When I first envisioned Baldrick it was as a terminal trawler with a wheelhouse. I had spend many years cruising around Tasman Bay and the Marlborough Sounds in our thirty foot keeler. I was very used to going everywhere at five knots, in fact as a cruising artist I preferred it. When it came to deciding where the helm should be I decided it should be in the wheelhouse.
After a year or so cruising around I realised that I really missed being out in the cockpit watching everything going past. The problem I found was that if I left the helm for more than a minute or so Baldrick gradually drifted off course. The obvious solution was a second steering position in the cockpit.
Having dual controls was too complex and expensive, and not suitable for a small craft less than 20 foot long. I thought about a tiller pilot, and this could have worked. Not too expensive and could be remotely operated anywhere in the boat. Not too complicated to install although it would need to have power brought to it. It would also need to be disconnected and brought inside out of the weather.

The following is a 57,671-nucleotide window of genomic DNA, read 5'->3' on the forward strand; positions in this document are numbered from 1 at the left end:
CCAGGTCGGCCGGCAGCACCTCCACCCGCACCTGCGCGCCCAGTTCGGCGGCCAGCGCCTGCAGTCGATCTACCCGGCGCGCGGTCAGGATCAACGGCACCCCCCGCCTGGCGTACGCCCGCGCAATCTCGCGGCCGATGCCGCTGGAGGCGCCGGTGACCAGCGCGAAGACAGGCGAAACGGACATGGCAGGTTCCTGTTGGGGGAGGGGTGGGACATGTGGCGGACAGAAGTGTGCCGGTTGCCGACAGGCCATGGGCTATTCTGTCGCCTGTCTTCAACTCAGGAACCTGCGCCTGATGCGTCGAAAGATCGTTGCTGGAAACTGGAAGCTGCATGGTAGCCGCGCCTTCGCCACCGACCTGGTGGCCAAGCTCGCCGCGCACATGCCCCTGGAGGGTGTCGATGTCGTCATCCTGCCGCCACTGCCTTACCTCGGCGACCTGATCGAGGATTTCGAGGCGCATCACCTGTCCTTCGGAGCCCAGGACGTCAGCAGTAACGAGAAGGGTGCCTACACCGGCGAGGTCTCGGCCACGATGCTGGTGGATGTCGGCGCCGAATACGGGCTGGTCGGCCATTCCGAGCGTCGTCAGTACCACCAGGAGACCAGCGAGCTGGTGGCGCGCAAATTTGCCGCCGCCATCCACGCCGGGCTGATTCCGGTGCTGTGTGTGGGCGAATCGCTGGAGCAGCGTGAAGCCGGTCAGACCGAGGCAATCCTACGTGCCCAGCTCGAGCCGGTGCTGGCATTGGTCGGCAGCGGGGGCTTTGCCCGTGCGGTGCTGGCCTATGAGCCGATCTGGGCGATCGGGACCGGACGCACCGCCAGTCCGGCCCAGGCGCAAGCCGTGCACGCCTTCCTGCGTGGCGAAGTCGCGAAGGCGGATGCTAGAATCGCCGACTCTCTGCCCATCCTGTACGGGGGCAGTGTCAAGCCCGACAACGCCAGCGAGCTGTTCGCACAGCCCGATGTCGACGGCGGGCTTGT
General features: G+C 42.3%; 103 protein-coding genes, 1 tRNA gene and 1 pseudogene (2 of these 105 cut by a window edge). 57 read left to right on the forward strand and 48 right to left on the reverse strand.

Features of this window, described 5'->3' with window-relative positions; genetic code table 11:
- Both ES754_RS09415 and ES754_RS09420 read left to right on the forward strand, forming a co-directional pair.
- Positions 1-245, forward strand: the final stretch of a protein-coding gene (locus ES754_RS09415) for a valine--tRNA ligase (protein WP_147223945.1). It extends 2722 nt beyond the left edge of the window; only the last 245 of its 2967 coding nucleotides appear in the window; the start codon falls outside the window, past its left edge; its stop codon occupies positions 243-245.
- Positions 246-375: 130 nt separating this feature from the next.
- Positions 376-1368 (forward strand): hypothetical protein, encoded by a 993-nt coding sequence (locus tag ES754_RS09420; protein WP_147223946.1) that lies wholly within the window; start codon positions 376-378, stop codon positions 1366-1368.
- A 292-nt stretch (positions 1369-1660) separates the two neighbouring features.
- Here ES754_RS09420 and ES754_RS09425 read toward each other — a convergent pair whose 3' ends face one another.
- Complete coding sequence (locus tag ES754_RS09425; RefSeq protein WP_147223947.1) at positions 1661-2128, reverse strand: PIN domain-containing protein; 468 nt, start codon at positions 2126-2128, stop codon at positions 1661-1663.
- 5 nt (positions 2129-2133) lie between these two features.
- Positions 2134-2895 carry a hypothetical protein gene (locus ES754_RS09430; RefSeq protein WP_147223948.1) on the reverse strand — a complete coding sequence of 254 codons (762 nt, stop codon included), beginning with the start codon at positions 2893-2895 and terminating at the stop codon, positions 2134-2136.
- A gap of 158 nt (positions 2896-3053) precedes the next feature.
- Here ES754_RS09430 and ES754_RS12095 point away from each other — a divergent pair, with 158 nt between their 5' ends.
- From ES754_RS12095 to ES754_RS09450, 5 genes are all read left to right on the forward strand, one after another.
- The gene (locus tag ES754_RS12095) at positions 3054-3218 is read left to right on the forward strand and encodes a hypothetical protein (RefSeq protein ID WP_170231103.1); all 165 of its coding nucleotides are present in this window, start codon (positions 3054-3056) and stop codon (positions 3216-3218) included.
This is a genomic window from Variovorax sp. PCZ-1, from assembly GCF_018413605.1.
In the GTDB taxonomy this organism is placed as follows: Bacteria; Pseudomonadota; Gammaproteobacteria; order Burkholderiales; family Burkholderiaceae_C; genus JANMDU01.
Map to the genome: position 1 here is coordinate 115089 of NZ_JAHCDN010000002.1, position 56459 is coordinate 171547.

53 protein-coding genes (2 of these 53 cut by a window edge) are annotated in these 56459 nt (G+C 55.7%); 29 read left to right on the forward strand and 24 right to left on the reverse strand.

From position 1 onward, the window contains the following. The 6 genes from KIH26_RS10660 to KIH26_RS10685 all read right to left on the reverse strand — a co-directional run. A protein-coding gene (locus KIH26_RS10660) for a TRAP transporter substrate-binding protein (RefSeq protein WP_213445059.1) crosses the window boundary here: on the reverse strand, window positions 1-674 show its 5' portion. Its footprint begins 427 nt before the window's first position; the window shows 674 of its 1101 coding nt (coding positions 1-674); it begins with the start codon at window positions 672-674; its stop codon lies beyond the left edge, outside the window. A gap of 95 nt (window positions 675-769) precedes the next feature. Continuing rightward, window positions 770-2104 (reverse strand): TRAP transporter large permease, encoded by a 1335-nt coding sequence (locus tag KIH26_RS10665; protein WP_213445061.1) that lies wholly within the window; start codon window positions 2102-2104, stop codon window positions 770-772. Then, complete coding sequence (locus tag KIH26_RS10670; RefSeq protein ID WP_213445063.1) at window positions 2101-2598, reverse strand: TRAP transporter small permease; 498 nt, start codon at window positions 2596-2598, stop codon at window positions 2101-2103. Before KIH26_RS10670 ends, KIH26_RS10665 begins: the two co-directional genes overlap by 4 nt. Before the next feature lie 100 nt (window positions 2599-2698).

The final solution I settled on was to make and install an auxillary rudder. This cost almost nothing as I had all the materials to hand. I did have to buy a set of rudder pintles but that was all. Now I can stand or sit in the cockpit with the motor running in gear, fixed to steer ahead, and instead steer the boat with the auxillary rudder.
It also has the advantage that when docking, putting the motor out of gear, i can still steer the boat alongside the dock, and being in the cockpit can grab the bollards with a boat hook. Very satisfactory.
Of course, now winter is here and the boat is laid up for the next few months. Never mind, we can look forward to an even better season next summer with an improved Baldrick, the “Artist’s” boat.